Screenshot for Valkyria Revolution on Xbox One

Valkyria Revolution is a game that never takes the time to establish the rules. On the battlefield, the player performs actions not out of necessity, but merely because it gives them something to do. The bulk of their play time could be spent pressing the attack button every 3-8 seconds. If they want variety, they can use a sub-weapon, or cast a spell. In any case, the enemies are hopelessly outmatched. The moments where the player actually has to deal with consequences are so rare, they're almost inexplicable. Suddenly, everything someone does actually matters. They have to understand and act on the game's mechanics, or else they'll fail. Like a unicorn in a slaughterhouse, these moments of wonder and brilliance don't last long at all.

Battles are governed by what is essentially a morale bar. Actions that favour Amleth and the rest of the anti-Valkyria squad cause the bar to turn blue. Negative status effects, enemy reinforcements, and other problematic conditions will turn the bar red. Morale determines how quickly the party will act. When it's maxed out, the squad's mere presence will be enough to cause enemies to panic. It's a neat idea, but it doesn't really work. All too often, momentum will swing the player's way. With as little effort as it takes to occasionally press a button, they'll dominate 99% of battles. In some cases, it doesn't even make sense. During one battle, Ophelia got separated from the rest of the squad. She fell off of a cliff, and was then ambushed. Since morale was on her side, the enemy soldiers, the very same that ambushed her, immediately lost all composure.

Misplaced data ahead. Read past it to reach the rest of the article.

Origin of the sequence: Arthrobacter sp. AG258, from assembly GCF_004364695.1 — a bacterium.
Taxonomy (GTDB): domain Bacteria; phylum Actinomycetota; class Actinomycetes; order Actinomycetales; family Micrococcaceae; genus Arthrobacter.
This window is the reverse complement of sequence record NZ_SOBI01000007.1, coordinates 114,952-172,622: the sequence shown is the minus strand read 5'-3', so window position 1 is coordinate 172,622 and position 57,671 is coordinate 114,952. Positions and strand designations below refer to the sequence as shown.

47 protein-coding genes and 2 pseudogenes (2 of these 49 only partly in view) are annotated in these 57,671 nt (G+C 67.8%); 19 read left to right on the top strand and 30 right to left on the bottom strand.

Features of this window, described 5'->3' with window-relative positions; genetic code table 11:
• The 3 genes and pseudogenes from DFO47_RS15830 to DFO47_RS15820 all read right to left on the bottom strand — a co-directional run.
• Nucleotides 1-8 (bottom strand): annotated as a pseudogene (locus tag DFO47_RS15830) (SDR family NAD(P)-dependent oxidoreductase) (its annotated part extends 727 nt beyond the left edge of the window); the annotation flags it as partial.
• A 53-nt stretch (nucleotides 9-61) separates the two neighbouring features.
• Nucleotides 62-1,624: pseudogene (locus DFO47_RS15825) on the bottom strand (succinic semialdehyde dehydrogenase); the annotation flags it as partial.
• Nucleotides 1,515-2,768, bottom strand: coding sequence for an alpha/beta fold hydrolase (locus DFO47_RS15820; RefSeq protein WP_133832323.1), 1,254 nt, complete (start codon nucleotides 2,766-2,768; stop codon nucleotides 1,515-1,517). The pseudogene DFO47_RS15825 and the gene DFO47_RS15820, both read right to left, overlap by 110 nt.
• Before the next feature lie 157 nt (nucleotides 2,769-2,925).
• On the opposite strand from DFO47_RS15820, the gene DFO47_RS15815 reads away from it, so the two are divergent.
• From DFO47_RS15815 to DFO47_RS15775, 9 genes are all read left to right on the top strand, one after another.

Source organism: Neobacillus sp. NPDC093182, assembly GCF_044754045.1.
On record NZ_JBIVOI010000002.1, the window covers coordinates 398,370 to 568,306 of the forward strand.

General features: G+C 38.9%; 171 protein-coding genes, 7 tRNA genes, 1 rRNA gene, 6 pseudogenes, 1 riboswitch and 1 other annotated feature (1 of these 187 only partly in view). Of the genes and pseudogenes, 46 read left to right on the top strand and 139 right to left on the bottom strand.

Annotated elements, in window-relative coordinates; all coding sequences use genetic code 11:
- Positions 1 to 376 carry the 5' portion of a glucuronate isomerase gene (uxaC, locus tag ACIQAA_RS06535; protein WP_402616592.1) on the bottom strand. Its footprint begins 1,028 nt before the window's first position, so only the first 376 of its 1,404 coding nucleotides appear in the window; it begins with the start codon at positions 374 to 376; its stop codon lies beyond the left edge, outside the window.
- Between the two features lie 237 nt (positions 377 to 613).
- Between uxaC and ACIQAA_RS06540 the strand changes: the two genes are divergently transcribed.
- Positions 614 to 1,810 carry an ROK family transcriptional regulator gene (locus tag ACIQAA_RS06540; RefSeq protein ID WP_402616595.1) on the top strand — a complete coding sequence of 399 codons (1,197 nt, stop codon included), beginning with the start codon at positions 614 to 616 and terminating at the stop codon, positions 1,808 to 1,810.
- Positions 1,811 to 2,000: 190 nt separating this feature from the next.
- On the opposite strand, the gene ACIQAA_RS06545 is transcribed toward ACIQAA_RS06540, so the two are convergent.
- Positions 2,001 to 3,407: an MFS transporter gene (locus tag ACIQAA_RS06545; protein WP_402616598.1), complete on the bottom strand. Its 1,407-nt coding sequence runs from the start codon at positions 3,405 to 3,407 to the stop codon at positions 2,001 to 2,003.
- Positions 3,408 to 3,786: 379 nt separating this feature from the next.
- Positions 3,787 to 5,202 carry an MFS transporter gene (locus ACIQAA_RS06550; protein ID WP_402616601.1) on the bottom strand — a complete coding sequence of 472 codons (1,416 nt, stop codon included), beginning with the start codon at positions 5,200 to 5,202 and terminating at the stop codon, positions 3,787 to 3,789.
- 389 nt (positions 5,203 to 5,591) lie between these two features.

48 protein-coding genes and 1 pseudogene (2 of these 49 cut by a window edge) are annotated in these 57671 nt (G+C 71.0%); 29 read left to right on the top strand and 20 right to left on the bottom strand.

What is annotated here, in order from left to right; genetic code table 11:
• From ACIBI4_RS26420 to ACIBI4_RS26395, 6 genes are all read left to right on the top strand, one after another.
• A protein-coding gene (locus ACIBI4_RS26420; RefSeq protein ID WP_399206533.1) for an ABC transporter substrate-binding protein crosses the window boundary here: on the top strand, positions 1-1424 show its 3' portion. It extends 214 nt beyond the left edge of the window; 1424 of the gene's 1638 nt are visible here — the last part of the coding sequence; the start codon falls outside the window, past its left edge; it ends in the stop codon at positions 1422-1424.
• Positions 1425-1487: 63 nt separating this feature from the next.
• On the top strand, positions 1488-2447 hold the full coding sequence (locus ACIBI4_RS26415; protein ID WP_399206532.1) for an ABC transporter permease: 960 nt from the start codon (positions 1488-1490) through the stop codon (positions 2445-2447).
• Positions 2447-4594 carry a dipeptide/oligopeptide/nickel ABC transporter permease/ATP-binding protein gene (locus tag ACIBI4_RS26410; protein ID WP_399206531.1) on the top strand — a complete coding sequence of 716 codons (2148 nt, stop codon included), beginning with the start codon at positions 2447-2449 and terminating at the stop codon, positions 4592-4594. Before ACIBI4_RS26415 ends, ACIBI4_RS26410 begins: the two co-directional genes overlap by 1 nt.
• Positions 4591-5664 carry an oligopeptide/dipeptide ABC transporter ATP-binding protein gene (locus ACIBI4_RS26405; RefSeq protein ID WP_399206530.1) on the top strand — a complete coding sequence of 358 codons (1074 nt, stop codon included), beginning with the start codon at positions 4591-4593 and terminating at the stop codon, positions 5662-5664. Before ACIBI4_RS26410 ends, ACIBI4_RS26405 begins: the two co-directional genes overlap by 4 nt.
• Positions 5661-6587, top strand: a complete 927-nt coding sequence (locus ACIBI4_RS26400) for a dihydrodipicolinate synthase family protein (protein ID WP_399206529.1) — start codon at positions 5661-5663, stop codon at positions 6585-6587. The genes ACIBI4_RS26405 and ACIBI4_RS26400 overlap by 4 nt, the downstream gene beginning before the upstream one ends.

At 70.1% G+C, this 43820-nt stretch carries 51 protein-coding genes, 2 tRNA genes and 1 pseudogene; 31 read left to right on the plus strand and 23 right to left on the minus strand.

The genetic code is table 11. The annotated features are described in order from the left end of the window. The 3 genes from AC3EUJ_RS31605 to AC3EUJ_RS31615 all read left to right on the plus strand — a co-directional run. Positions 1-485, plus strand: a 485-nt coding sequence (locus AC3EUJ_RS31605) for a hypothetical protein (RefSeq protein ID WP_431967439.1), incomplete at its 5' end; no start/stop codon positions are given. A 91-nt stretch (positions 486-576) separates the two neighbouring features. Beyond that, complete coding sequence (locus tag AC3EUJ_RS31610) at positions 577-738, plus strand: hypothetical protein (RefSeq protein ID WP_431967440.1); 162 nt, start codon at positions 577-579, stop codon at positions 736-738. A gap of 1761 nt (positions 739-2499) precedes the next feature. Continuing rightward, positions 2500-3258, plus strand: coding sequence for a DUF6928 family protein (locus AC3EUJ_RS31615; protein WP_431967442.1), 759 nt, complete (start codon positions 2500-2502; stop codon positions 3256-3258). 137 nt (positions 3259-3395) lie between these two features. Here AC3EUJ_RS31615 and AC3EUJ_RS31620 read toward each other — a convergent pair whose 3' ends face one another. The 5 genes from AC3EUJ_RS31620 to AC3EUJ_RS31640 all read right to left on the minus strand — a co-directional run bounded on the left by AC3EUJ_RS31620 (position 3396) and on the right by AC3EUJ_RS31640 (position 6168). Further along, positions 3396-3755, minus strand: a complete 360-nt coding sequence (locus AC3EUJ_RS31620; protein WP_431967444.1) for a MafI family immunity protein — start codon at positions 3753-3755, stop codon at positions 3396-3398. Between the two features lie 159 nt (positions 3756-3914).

To draw a comparison, let's consider Valkyria Chronicles. Even in the earliest missions, the difference between a good and a bad decision is very clear. If a scout runs towards two machine gunners, they're going to get cut down. The repercussions of an action are always felt, usually as soon as the enemy takes their turn. Due to the conditions at play, every decision has to be weighed. All of the pros and cons must be accounted for.